A Review Of Nick Bilton's "American Kingpin"
Can I make a confession?
Seriously, can I come clean about something?
For all of the reading I do, I don't think that I've ever, honest-to-God, read an entire book from the very first page all the way through the very last.
I read non-fiction, so by page 200 I usually get the idea and can move on with my life. I skip around. I quit boring books. I just never quite finish stuff. Sue me.
But that all changed this weekend.
I picked up Nick Bilton's American Kingpin and quite literally could not put it down.
Check out my Kindle stats:
The data don't lie.
Okay, so what's the book about?
The book is the true story behind The Silk Road -- you know, that website on the "Dark Web" where you used to be able to buy any drug imaginable? Oh, and not just drugs. You could buy weapons, hitmen, cyanide, human organs...
As you can imagine, the backstory of how the site came to be is nutty: an idealistic 20-something builds the site as the ultimate expression of his libertarian values and sets out to unseat what he believes is a cruel, unjust government (the U.S. government).
He doesn't fully grasp what he's signing up for until the site starts to take off, at which point he turns into a Walter White-type character who relishes the challenge of leading a dual life and secretly building a billion-dollar drug empire.
The story really does read as a real-life Breaking Bad, with its protagonist starting off as a nobody and then sliding deeper and deeper into "evil" territory as his power and wealth grow.
Indeed, Ross Ulbricht started to hack on his Dark Web drug marketplace idea while running his friend's bookstore... it was a little side hustle of sorts.
But before long, the site takes off and it starts to occupy more and more of his time.
He eventually goes full-time on it, and not long after starts to face ethical forks in the road like this:
"Question for you," one of his employees had asked at the time. "Do we allow selling kidneys and livers?"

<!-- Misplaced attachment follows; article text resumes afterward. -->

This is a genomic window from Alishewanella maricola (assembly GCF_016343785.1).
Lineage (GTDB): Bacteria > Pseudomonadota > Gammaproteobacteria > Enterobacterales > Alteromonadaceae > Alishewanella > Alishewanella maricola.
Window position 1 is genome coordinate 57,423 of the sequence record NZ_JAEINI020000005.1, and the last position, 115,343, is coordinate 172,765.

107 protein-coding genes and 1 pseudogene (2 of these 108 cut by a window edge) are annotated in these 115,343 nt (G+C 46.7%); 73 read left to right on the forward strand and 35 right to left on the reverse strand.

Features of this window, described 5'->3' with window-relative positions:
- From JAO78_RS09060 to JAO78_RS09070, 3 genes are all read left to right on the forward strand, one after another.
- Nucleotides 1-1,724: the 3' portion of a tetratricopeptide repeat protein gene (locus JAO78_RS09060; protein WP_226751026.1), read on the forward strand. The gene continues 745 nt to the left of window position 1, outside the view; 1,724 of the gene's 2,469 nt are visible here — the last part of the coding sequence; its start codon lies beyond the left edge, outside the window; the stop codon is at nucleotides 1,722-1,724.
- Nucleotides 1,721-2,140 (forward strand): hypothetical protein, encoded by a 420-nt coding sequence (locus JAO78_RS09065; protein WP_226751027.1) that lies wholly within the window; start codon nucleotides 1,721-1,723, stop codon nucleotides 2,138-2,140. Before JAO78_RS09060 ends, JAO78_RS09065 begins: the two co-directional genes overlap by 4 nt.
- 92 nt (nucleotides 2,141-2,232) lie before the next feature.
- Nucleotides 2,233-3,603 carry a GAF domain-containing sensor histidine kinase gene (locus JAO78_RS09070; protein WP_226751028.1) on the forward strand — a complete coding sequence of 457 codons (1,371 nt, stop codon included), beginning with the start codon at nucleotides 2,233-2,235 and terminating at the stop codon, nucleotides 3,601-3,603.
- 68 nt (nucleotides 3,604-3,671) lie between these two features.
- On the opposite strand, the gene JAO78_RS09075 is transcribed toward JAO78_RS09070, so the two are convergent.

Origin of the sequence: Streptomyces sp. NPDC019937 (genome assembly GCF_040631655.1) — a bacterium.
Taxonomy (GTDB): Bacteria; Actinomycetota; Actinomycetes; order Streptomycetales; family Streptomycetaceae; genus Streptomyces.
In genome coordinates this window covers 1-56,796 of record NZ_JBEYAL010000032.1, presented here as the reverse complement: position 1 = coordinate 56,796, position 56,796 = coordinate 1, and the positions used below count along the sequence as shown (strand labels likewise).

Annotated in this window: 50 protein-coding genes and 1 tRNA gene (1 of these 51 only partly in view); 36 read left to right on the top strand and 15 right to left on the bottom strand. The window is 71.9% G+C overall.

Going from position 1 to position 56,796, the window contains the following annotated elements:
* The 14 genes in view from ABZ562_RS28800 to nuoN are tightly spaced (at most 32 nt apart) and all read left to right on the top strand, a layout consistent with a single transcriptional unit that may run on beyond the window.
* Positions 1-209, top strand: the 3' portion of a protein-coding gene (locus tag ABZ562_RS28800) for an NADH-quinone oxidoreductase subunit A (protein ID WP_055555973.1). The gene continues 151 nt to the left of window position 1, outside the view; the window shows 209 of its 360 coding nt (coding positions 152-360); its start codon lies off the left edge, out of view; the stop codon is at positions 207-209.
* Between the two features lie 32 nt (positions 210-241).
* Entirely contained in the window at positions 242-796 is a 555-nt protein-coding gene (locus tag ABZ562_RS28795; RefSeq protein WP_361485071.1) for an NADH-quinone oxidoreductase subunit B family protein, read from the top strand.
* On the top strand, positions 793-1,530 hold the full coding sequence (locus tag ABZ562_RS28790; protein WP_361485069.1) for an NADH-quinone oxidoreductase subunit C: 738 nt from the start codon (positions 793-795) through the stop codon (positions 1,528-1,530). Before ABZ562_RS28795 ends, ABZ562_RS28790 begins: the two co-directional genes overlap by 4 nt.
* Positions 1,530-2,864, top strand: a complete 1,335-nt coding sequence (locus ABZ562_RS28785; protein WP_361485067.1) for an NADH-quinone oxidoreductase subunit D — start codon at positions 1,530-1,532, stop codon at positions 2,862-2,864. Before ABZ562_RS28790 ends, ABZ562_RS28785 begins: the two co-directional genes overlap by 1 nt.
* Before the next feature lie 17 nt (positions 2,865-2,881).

Would you like to guess his answer?
In true Breaking Bad fashion, the Silk Road founder carries on a normal-ish existence to the outside world for most of the story.
He lives in San Francisco with some roommates, goes camping on the weekends, works from coffee shops, and generally lives a life indistinguishable from a solo startup founder in SF (which I guess he technically was...).
Indeed, the leader of one of the largest drug empires in history was indistinguishable from an SF "tech bro."
After breakfast each morning, while René and Selena sauntered off to work, their new roommate, Ross, would wave good-bye and wander town the street to a nearby coffee shop to oversee his drug empire.
But before long, every three-letter agency in the government starts to hunt the person or people running The Silk Road.
They hit nothing but dead ends for roughly two years, until a semi-rogue DEA agent befriends "Dread Pirate Roberts" (Ulbricht's online persona), chatting and emailing him frequently, weaving a fabricated backstory about being an experienced large-scale drug smuggler.
Ulbricht hires the cop to carry out a hit on a former Silk Road employee, which he "does," successfully convincing Ulbricht that he's loyal and reliable.
But then the cop crosses an unimaginable ethical line and... well... you know what, sorry. You're just going to have to read this thing if you want to know.
This story -- which is true -- rivals some of the best crime novels. There are dirty cops. Hitmen. Drug dealers. And almost as many ethical gray areas as there are characters.
But as compelling as the story is, the storytelling is worth its own mention. The details that that the author chose to include are brilliant.
Anyway, if you're into these sorts of nonfiction narrative stories, here's the link: American Kingpin.
And if you're not in the market for a page-turner, at least add the Silk Road founder on Linkedin.
But don't be surprised if it takes a little while to get a response...he's in prison for the rest of his life.
P.S. This is an excerpt from an email that was sent to the Stew’s Letter list.